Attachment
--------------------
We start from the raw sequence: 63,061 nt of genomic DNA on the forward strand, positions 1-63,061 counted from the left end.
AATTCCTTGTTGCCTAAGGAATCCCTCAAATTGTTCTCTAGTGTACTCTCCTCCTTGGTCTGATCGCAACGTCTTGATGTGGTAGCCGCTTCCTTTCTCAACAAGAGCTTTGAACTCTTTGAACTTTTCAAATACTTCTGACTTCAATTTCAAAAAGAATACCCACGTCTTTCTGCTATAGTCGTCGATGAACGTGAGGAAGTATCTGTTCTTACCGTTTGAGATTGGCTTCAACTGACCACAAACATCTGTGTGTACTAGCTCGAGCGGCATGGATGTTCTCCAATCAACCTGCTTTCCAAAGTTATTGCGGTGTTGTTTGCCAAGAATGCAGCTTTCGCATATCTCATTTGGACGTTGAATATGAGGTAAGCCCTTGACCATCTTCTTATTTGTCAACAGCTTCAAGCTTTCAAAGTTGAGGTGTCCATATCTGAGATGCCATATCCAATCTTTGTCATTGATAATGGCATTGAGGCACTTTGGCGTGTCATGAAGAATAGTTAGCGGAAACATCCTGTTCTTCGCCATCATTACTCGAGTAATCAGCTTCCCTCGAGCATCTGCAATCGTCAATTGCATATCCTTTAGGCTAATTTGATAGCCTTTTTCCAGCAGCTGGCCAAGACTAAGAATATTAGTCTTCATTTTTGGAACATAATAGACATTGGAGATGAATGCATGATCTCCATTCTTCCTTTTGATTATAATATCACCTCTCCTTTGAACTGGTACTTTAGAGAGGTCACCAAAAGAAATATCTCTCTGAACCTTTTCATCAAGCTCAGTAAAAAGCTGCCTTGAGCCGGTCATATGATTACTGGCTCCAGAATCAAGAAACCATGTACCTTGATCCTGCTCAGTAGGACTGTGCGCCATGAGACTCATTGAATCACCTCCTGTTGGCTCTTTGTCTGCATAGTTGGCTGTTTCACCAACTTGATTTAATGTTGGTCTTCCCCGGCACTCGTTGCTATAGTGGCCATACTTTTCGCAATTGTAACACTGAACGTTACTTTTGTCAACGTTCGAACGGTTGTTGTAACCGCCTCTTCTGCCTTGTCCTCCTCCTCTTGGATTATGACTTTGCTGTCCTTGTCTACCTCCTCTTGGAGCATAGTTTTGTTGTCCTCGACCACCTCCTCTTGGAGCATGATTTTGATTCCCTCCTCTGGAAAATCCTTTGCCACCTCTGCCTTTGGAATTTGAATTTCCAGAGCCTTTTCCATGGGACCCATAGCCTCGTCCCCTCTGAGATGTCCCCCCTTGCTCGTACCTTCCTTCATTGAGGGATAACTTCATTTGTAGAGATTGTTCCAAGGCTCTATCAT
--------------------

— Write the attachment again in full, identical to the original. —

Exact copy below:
We start from the raw sequence: 63,061 nt of genomic DNA on the forward strand, positions 1-63,061 counted from the left end.
AATTCCTTGTTGCCTAAGGAATCCCTCAAATTGTTCTCTAGTGTACTCTCCTCCTTGGTCTGATCGCAACGTCTTGATGTGGTAGCCGCTTCCTTTCTCAACAAGAGCTTTGAACTCTTTGAACTTTTCAAATACTTCTGACTTCAATTTCAAAAAGAATACCCACGTCTTTCTGCTATAGTCGTCGATGAACGTGAGGAAGTATCTGTTCTTACCGTTTGAGATTGGCTTCAACTGACCACAAACATCTGTGTGTACTAGCTCGAGCGGCATGGATGTTCTCCAATCAACCTGCTTTCCAAAGTTATTGCGGTGTTGTTTGCCAAGAATGCAGCTTTCGCATATCTCATTTGGACGTTGAATATGAGGTAAGCCCTTGACCATCTTCTTATTTGTCAACAGCTTCAAGCTTTCAAAGTTGAGGTGTCCATATCTGAGATGCCATATCCAATCTTTGTCATTGATAATGGCATTGAGGCACTTTGGCGTGTCATGAAGAATAGTTAGCGGAAACATCCTGTTCTTCGCCATCATTACTCGAGTAATCAGCTTCCCTCGAGCATCTGCAATCGTCAATTGCATATCCTTTAGGCTAATTTGATAGCCTTTTTCCAGCAGCTGGCCAAGACTAAGAATATTAGTCTTCATTTTTGGAACATAATAGACATTGGAGATGAATGCATGATCTCCATTCTTCCTTTTGATTATAATATCACCTCTCCTTTGAACTGGTACTTTAGAGAGGTCACCAAAAGAAATATCTCTCTGAACCTTTTCATCAAGCTCAGTAAAAAGCTGCCTTGAGCCGGTCATATGATTACTGGCTCCAGAATCAAGAAACCATGTACCTTGATCCTGCTCAGTAGGACTGTGCGCCATGAGACTCATTGAATCACCTCCTGTTGGCTCTTTGTCTGCATAGTTGGCTGTTTCACCAACTTGATTTAATGTTGGTCTTCCCCGGCACTCGTTGCTATAGTGGCCATACTTTTCGCAATTGTAACACTGAACGTTACTTTTGTCAACGTTCGAACGGTTGTTGTAACCGCCTCTTCTGCCTTGTCCTCCTCCTCTTGGATTATGACTTTGCTGTCCTTGTCTACCTCCTCTTGGAGCATAGTTTTGTTGTCCTCGACCACCTCCTCTTGGAGCATGATTTTGATTCCCTCCTCTGGAAAATCCTTTGCCACCTCTGCCTTTGGAATTTGAATTTCCAGAGCCTTTTCCATGGGACCCATAGCCTCGTCCCCTCTGAGATGTCCCCCCTTGCTCGTACCTTCCTTCATTGAGGGATAACTTCATTTGTAGAGATTGTTCCAAGGCTCTATCAT